James Crawford III
Judge Advocate General, United States Navy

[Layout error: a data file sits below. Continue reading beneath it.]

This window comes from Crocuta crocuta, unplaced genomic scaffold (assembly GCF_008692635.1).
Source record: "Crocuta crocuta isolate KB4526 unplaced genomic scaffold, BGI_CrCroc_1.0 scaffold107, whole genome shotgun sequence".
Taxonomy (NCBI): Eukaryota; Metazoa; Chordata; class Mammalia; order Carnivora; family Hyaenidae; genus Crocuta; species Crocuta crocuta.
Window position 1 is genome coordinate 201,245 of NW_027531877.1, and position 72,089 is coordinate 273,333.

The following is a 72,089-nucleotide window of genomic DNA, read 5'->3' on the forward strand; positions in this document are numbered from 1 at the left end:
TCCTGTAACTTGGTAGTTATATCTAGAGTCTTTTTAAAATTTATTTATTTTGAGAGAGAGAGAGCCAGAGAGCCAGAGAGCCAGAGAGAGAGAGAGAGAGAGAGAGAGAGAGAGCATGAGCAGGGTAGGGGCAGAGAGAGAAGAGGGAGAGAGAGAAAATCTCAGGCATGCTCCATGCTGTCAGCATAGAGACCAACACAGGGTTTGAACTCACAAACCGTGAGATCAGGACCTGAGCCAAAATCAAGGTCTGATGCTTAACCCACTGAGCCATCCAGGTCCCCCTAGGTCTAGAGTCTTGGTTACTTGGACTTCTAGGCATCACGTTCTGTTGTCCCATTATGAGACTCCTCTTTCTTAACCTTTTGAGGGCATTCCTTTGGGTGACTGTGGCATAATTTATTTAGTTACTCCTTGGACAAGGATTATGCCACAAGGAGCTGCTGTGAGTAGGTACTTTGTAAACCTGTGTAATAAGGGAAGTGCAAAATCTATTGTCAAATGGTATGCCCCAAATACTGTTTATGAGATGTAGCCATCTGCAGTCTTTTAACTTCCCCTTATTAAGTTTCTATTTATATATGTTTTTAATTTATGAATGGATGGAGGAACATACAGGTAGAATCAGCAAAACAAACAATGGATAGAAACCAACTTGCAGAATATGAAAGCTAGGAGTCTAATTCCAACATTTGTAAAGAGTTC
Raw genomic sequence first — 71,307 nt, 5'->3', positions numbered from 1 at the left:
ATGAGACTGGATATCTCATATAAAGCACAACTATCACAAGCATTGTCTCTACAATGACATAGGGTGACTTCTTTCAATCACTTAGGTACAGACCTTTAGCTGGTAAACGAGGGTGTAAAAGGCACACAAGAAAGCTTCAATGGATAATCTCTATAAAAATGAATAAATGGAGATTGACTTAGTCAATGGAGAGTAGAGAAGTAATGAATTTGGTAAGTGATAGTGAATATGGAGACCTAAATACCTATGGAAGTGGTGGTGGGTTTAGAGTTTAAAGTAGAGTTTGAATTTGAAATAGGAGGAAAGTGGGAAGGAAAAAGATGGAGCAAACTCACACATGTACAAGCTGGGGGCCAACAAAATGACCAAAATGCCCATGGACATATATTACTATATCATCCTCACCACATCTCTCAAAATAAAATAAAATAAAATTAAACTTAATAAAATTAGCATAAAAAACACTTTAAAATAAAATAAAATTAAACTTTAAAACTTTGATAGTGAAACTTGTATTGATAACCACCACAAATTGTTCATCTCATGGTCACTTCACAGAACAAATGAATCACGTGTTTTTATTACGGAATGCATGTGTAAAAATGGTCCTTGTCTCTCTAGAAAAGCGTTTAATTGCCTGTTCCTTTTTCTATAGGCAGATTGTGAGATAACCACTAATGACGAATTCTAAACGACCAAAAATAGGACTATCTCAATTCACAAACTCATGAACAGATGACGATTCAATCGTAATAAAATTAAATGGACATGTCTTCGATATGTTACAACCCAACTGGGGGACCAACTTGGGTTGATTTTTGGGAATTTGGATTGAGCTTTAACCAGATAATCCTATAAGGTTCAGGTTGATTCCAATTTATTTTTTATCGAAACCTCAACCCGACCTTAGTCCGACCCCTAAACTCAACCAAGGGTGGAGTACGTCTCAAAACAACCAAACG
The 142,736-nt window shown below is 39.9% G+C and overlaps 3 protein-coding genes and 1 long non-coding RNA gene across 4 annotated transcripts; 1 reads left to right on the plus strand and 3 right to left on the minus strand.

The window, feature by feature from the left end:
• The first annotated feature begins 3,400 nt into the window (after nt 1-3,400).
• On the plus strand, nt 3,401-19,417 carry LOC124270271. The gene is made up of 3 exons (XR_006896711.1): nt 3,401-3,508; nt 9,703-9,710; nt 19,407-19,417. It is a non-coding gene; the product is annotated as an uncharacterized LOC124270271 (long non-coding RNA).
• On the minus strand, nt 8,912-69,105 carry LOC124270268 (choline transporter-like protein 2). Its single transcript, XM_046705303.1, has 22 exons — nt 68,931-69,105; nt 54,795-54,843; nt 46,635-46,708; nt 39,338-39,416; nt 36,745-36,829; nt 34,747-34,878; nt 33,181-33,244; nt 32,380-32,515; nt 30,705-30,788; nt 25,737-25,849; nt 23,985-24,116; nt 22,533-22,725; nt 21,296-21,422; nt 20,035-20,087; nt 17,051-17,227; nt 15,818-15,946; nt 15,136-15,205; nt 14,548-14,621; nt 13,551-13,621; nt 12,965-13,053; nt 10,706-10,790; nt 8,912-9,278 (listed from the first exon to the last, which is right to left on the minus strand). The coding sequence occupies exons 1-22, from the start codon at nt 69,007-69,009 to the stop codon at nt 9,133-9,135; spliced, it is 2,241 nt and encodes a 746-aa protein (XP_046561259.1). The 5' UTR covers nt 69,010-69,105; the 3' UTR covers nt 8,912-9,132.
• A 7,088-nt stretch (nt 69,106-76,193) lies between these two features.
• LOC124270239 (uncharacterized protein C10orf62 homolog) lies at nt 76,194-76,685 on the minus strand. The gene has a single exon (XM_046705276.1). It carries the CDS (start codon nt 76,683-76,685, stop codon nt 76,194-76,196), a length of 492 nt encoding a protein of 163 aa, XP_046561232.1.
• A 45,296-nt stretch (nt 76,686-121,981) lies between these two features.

Bio: Vice Admiral James W. Crawford, III is the Judge Advocate General of the Navy (JAG). Crawford is the principal military legal counsel to the secretary of the Navy and chief of Naval Operations, and serves as the Department of Defense representative for Ocean Policy Affairs (REPOPA). He also leads the 2,300 attorneys, enlisted legalmen and civilian employees of the worldwide Navy JAG Corps community. Crawford was born in Charlotte, North Carolina. He graduated from Belmont Abbey College in 1979. He was commissioned through the JAG Corps Student Program, and, in 1983, graduated from the University of North Carolina School of Law at Chapel Hill. He later earned a Master of Laws degree (Ocean and Coastal Law) from the University of Miami (Florida) School of Law and a Master of Arts degree in National Security and Strategic Studies from the Naval War College. Crawford served from 2012-2015 as the Deputy Judge Advocate General of the Navy and Commander, Naval Legal Service Command. As commander, Naval Legal Service Command, he led the judge advocates, enlisted legalmen, and civilian employees of 14 commands worldwide, providing prosecution and defense services, legal assistance services to individuals, and legal support to shore and afloat commands. Crawford served from 2007-2011 as Legal Counsel to the Chairman, Joint Chiefs of Staff. From 2011-2012, he served as the Commander, NATO Rule of Law Field Support Mission/Rule of Law Field Force-Afghanistan.